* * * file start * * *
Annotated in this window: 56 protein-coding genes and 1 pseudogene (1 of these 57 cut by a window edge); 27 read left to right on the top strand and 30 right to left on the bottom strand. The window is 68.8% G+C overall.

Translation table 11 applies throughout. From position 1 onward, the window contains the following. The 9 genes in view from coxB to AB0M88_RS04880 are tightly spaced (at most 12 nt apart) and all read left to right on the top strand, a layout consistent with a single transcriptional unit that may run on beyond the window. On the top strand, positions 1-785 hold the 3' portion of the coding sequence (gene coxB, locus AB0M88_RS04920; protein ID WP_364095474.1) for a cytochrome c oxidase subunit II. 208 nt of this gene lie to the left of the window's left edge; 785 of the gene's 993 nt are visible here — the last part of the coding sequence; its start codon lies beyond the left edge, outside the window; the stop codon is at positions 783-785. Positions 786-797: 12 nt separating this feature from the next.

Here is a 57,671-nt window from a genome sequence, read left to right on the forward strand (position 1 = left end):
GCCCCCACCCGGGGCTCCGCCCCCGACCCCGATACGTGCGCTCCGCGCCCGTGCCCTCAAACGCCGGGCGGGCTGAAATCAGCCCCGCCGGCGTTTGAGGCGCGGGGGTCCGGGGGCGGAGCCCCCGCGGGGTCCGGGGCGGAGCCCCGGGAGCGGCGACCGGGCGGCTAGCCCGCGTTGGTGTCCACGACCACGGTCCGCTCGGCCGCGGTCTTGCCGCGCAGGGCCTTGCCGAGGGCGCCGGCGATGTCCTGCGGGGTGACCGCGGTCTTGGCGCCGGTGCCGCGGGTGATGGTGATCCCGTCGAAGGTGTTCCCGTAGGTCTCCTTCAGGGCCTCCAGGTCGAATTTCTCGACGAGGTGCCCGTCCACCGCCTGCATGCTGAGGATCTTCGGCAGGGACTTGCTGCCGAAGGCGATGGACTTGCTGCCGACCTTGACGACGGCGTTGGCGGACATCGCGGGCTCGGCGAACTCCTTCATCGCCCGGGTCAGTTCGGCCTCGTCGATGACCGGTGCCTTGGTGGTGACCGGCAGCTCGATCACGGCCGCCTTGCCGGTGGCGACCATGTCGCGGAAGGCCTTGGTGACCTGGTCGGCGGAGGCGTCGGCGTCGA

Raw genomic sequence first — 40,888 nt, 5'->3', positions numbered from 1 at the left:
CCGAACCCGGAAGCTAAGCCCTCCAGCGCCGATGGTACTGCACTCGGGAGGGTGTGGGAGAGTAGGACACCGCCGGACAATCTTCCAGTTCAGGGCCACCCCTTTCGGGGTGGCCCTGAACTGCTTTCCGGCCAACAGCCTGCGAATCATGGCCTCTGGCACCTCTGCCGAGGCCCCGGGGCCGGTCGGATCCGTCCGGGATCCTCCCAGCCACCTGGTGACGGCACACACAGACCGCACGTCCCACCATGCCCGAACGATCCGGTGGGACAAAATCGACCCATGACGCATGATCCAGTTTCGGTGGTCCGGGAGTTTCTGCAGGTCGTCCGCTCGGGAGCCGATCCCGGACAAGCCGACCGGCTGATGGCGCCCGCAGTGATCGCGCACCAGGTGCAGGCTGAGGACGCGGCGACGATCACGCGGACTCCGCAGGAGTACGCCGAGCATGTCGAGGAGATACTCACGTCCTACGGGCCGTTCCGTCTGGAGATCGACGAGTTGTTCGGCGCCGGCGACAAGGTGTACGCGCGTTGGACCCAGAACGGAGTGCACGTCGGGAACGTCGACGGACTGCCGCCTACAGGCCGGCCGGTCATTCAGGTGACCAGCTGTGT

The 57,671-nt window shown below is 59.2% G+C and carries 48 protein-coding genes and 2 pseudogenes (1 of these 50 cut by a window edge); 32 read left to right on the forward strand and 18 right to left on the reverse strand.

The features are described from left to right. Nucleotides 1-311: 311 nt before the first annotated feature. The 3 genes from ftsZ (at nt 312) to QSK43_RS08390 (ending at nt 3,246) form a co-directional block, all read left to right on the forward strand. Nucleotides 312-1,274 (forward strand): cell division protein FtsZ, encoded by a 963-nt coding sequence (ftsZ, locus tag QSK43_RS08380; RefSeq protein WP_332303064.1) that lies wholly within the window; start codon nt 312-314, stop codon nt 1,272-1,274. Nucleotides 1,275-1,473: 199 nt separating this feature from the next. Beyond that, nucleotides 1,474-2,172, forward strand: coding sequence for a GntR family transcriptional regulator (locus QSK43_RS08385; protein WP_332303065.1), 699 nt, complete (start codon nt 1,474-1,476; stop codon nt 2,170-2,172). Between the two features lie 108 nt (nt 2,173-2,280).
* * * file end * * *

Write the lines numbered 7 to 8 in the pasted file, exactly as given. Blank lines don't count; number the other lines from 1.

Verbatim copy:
The 57,671-nt window shown below is 59.2% G+C and carries 48 protein-coding genes and 2 pseudogenes (1 of these 50 cut by a window edge); 32 read left to right on the forward strand and 18 right to left on the reverse strand.

The features are described from left to right. Nucleotides 1-311: 311 nt before the first annotated feature. The 3 genes from ftsZ (at nt 312) to QSK43_RS08390 (ending at nt 3,246) form a co-directional block, all read left to right on the forward strand. Nucleotides 312-1,274 (forward strand): cell division protein FtsZ, encoded by a 963-nt coding sequence (ftsZ, locus tag QSK43_RS08380; RefSeq protein WP_332303064.1) that lies wholly within the window; start codon nt 312-314, stop codon nt 1,272-1,274. Nucleotides 1,275-1,473: 199 nt separating this feature from the next. Beyond that, nucleotides 1,474-2,172, forward strand: coding sequence for a GntR family transcriptional regulator (locus QSK43_RS08385; protein WP_332303065.1), 699 nt, complete (start codon nt 1,474-1,476; stop codon nt 2,170-2,172). Between the two features lie 108 nt (nt 2,173-2,280).